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Asylum seekers in the US come from all over the world. The Department of Justice compiles an annual year book of data and statistics about all types of immigration cases in the US, giving us a good snapshot of how many people apply for asylum annually and where they come from. In 2016, Chinese asylum seekers accounted for the largest number of asylum seekers and asylum grants in the United States.

Let’s take a look at Chinese asylum applications in the US to see what the main reasons are for requesting asylum and some of the unique factors that affect Chinese citizens seeking asylum.

Reasons for Chinese Asylum Claims

Very specific criteria are applied to those who seek US asylum. Based on the existing 5 reasons applicants are allowed to seek asylum, many Chinese applicants have parallel reasons for their requests. Here are the three main reasons that Chinese asylum applicants listed as their reason for needing protection within the US:

  • Family Planning Laws

Since 1980, China has put strict population control measures in place. The so-called one child policy led to many women facing persecution in China for having or wanting more than one child. In many cases, this resulted in forced abortions or forced sterilizations to enforce the policy. For this reason, many Chinese women have been able to apply for asylum by showing the persecution they faced by the government or demonstrating a reasonable fear of that persecution if they return to China.

In the US, a 1996 immigration reform bill made “coercive population control programs” such as those in China a valid political opinion for asylum applicants. Those who had been forced into abortions or sterilizations, or those who fear facing such procedures, are allowed to apply for asylum on the grounds of fearing persecution for their political opinions.

In recent years, coercive family planning has been the most common reason stated by Chinese applicants looking for asylum.

  • Religious Persecution

Practitioners of certain religions have been able to apply for asylum based on persecution from the Chinese government. Strict laws are in place in China that allow individuals to operate only within specific, state-sponsored religious facilities. Religious persecution is the second most common reason listed by Chinese asylum-seekers on their applications.

Chinese Christians are some of the most common applicants. Applications from Chinese Christians are carefully scrutinized, because Christianity is one of the religions allowed in China. However, some Chinese citizens have successfully shown that they face persecution based on their attendance to underground churches that are not allowed by the state.

Uigher Muslims and Tibetan Buddhists are also examples of people practicing a disallowed sect of an otherwise authorized religion. Those who practice unauthorized religions are also able to apply, with a common example including Falun Gong practitioners.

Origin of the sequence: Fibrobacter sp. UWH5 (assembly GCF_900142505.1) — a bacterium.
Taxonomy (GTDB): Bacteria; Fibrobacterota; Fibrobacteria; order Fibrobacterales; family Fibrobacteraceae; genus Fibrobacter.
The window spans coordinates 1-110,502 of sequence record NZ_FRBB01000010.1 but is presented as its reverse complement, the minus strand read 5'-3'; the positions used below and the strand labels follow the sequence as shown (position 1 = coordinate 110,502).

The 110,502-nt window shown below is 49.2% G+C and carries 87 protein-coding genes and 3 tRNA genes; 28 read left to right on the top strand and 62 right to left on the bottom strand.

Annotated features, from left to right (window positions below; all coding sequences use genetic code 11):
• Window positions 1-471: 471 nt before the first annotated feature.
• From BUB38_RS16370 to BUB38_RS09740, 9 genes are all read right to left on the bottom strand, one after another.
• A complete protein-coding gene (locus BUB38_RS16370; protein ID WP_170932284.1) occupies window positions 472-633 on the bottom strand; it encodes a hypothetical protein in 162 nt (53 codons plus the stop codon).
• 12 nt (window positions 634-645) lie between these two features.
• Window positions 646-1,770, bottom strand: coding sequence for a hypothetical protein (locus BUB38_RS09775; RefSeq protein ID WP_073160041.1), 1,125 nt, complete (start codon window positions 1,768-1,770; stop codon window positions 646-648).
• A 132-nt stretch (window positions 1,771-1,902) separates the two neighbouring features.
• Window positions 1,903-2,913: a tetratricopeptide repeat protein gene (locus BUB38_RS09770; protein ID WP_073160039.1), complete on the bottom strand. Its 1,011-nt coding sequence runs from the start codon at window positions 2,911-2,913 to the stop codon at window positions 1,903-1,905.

• Political Persecution

For many Chinese seeking asylum in US, political asylum is an option for those who face persecution based on their political views. Unauthorized use of the internet can be considered political dissidence in China, as well as protesting and going against free speech laws within the country. Persecution based on these reasons and others are generally considered valid when seeking asylum because of political opinions. Chinese political asylum cases, excluding cases of population control, are the third most common claims to asylum.

Chinese citizens may still apply for asylum for any of the legally valid reasons. However, these three reasons are the most commonly seen on asylum applications from Chinese citizens.

Statistics about Chinese Asylum Seekers

  • In 2016, Chinese citizens accounted for 36% of all US asylum grants. (Nolo)
  • Chinese citizens filed nearly 10 times more defensive asylum applications in 2015 (3,610 in total) than the next highest country of origin, Guatemala. (Migration Policy)
  • In 2015, more than 57,000 Chinese citizens were registered as asylum seekers worldwide, while more than 212,000 were classified as refugees. (South China Morning Post)
  • Chinese asylum applicants have received favorable rulings about 75% of the time on average since the 1996 immigration law reform. (Reuters)

Abolition of the One-Child Policy in China

In 2015, China fully abolished the one child policy and now allows citizens to have two children. While some experts predict that this will result in a decrease in Chinese asylum cases in the US, it is also worth noting that the two child policy may still result in persecution of individuals who want to have more than two children.

In cases where persecution or fear of persecution is the direct result of the newer two child policy, asylum applications will be handled in the same way as they have been for the previous one child policy. Applicants may still apply for asylum using this basis as long as a coercive population control program that will affect them is in place.

If you’re a Chinese citizen seeking US asylum, an experienced asylum attorney can help you go through the process more easily. Contact Fady Eskandar for a free consultation on your asylum case today.